From 1983 to 1987, the U.S. Geological Survey conducted research to develop a national resource data base of Federal lands under the auspices of the Federal Land Information System (FLIS) program. The program's goal was to develop the capability to provide information to national mineral-use policymakers. Prototype spatial data bases containing mineral, land status, and base cartographic data were developed for the Medford, Oreg., area, the State of Alaska, and the Silver City, N. Mex., area. Other accomplishments included (1) the preparation of a digital format for U.S. Geological Survey mineral assessment data and (2) the development of a procedure for integrating parcel-level tabular Alaska land status data into a section-level geographic information system. Overall findings indicated that both vector and raster capabilities are required for a FLIS and that nationwide data availability is a limiting factor in FLIS development.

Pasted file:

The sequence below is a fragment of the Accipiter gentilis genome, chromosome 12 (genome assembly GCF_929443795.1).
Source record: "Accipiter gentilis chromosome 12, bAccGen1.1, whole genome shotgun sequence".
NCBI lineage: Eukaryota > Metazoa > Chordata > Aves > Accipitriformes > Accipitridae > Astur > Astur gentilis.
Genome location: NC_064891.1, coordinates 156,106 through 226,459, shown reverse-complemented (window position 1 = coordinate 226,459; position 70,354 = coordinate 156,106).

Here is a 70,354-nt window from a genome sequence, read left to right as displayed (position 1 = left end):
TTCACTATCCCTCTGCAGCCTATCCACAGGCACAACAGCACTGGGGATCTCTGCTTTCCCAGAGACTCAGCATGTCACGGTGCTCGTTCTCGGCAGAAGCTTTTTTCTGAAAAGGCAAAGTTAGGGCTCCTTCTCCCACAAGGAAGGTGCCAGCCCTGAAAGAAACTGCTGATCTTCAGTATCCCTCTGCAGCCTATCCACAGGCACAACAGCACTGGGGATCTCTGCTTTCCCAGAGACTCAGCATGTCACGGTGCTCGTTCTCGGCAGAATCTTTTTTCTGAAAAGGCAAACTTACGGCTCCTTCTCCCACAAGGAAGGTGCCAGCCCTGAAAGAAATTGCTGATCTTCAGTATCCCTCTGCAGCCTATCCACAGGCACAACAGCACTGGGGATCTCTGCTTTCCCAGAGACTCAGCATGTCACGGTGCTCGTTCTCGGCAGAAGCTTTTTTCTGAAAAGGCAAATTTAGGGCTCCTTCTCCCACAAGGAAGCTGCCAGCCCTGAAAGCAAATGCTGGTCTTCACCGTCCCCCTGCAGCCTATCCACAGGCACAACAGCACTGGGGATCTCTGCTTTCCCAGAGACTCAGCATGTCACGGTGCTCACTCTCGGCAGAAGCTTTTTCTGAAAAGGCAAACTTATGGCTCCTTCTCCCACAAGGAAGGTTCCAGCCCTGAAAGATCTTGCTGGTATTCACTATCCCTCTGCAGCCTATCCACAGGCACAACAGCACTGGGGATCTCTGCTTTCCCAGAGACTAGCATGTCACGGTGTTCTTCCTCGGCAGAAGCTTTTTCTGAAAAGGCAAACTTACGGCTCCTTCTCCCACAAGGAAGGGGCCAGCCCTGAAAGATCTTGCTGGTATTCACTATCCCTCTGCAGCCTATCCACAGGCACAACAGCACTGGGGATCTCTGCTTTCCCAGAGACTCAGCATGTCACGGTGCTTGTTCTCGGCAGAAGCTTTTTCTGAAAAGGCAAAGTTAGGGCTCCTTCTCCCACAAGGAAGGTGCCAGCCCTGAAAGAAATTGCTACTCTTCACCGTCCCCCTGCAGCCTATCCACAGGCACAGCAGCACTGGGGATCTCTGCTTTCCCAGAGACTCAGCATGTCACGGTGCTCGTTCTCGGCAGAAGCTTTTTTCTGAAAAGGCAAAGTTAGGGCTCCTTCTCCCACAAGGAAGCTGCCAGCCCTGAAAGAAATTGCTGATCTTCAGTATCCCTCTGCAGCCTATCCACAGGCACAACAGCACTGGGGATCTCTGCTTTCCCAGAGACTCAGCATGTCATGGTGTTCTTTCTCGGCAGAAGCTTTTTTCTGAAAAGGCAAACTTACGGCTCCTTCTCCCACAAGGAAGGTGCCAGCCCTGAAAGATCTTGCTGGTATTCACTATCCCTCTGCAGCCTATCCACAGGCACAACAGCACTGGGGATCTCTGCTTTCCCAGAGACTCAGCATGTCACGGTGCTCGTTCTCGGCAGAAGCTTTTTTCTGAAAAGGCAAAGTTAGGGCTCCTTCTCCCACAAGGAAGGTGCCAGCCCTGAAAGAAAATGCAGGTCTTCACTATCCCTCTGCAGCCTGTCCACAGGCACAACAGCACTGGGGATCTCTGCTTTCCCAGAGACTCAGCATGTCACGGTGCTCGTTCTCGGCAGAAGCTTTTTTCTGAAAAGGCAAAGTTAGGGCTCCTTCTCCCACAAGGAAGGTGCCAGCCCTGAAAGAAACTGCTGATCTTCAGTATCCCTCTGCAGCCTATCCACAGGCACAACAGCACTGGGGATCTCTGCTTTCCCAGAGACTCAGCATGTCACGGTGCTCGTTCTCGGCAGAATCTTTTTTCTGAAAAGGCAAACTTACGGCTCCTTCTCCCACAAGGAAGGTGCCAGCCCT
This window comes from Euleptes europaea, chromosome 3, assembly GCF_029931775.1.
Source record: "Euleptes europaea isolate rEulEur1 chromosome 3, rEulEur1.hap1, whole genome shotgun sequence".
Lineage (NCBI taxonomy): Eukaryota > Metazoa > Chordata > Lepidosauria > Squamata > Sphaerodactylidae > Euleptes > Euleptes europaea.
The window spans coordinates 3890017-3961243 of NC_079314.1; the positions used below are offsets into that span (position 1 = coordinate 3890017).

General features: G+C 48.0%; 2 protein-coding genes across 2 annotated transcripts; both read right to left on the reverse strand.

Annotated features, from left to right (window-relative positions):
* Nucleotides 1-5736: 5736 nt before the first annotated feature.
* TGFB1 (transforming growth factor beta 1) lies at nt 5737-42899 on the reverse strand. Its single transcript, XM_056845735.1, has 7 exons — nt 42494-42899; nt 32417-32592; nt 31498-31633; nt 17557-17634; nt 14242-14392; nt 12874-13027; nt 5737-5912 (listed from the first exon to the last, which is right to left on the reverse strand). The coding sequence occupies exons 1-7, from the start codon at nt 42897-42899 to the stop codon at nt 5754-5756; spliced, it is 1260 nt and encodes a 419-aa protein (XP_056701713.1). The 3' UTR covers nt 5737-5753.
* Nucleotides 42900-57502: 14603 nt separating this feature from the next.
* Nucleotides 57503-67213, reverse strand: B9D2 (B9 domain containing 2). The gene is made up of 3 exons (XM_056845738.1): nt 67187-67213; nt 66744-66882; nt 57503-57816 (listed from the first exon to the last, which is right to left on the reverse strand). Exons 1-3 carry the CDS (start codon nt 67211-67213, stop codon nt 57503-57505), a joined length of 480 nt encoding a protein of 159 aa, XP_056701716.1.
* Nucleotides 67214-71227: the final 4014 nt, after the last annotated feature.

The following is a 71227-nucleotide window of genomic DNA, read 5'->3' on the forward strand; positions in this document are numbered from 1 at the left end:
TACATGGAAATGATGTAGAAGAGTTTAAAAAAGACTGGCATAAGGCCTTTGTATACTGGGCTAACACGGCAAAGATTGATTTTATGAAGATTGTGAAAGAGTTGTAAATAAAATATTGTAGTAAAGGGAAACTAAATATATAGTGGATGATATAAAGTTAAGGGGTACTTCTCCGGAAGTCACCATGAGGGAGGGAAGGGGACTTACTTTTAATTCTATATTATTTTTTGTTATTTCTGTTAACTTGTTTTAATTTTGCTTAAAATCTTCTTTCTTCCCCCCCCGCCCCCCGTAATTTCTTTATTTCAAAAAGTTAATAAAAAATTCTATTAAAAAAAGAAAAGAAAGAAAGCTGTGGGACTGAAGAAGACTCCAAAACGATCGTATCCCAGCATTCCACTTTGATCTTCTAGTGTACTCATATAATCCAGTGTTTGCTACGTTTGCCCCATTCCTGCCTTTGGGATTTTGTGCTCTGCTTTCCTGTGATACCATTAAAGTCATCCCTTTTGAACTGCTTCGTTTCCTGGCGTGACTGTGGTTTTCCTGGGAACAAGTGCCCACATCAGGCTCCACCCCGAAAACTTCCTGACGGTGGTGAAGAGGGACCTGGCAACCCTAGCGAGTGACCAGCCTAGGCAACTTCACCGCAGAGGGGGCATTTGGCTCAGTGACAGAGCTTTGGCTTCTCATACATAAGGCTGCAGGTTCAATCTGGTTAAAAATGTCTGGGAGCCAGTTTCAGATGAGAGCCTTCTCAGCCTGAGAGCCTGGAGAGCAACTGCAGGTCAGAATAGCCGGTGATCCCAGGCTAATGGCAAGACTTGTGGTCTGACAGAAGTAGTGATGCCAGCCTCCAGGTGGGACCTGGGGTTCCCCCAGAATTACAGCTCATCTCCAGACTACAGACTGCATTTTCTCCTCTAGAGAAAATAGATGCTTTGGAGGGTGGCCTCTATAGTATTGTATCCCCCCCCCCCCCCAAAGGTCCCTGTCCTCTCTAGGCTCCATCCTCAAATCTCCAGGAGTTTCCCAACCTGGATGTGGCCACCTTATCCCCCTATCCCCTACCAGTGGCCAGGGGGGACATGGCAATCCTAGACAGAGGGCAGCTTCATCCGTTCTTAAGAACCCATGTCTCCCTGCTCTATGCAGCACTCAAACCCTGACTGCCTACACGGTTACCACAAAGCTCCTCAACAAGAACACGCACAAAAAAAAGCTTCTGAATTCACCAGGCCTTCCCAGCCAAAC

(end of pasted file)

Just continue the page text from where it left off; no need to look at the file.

As a result of a 1986 interbureau (U.S. Geological Survey, Bureau of Land Management, and Bureau of Mines) review of the FLIS program, activities were redirected to undertake research on large-area geographic information system techniques. Land use and land cover data generalization strategies were tested, and areafiltering software was found to be the optimum type. In addition, a procedure was developed for transferring tabular land status data of surveyed areas in the contiguous 48 States to spatial data for use in geographic information systems.
The U.S. Geological Survey FLIS program, as an administrative unit, ended in 1987, but FLIS-related research on large-area geographic information systems continues.